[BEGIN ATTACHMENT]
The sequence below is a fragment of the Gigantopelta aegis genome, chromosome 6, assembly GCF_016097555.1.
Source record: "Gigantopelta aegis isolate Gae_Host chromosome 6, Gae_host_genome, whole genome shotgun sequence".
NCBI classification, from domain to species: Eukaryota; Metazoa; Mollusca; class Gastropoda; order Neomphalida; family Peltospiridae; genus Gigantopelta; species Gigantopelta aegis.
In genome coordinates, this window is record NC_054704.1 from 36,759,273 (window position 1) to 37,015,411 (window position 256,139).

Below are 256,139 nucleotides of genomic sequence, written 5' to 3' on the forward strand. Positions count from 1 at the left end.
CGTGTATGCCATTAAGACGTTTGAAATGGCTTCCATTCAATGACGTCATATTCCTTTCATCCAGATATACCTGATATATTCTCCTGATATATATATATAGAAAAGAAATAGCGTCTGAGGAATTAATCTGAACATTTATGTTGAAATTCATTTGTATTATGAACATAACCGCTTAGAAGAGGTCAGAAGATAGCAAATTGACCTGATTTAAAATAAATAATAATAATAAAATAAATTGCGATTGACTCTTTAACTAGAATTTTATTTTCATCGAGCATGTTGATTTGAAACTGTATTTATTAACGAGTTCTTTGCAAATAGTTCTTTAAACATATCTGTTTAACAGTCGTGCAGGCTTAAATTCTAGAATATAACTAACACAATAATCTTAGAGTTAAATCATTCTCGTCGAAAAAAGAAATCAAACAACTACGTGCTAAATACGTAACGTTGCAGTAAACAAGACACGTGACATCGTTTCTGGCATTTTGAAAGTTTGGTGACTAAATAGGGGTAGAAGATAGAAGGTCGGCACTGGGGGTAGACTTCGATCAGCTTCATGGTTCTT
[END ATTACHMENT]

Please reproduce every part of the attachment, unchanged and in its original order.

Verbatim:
The sequence below is a fragment of the Gigantopelta aegis genome, chromosome 6, assembly GCF_016097555.1.
Source record: "Gigantopelta aegis isolate Gae_Host chromosome 6, Gae_host_genome, whole genome shotgun sequence".
NCBI classification, from domain to species: Eukaryota; Metazoa; Mollusca; class Gastropoda; order Neomphalida; family Peltospiridae; genus Gigantopelta; species Gigantopelta aegis.
In genome coordinates, this window is record NC_054704.1 from 36,759,273 (window position 1) to 37,015,411 (window position 256,139).

Below are 256,139 nucleotides of genomic sequence, written 5' to 3' on the forward strand. Positions count from 1 at the left end.
CGTGTATGCCATTAAGACGTTTGAAATGGCTTCCATTCAATGACGTCATATTCCTTTCATCCAGATATACCTGATATATTCTCCTGATATATATATATAGAAAAGAAATAGCGTCTGAGGAATTAATCTGAACATTTATGTTGAAATTCATTTGTATTATGAACATAACCGCTTAGAAGAGGTCAGAAGATAGCAAATTGACCTGATTTAAAATAAATAATAATAATAAAATAAATTGCGATTGACTCTTTAACTAGAATTTTATTTTCATCGAGCATGTTGATTTGAAACTGTATTTATTAACGAGTTCTTTGCAAATAGTTCTTTAAACATATCTGTTTAACAGTCGTGCAGGCTTAAATTCTAGAATATAACTAACACAATAATCTTAGAGTTAAATCATTCTCGTCGAAAAAAGAAATCAAACAACTACGTGCTAAATACGTAACGTTGCAGTAAACAAGACACGTGACATCGTTTCTGGCATTTTGAAAGTTTGGTGACTAAATAGGGGTAGAAGATAGAAGGTCGGCACTGGGGGTAGACTTCGATCAGCTTCATGGTTCTT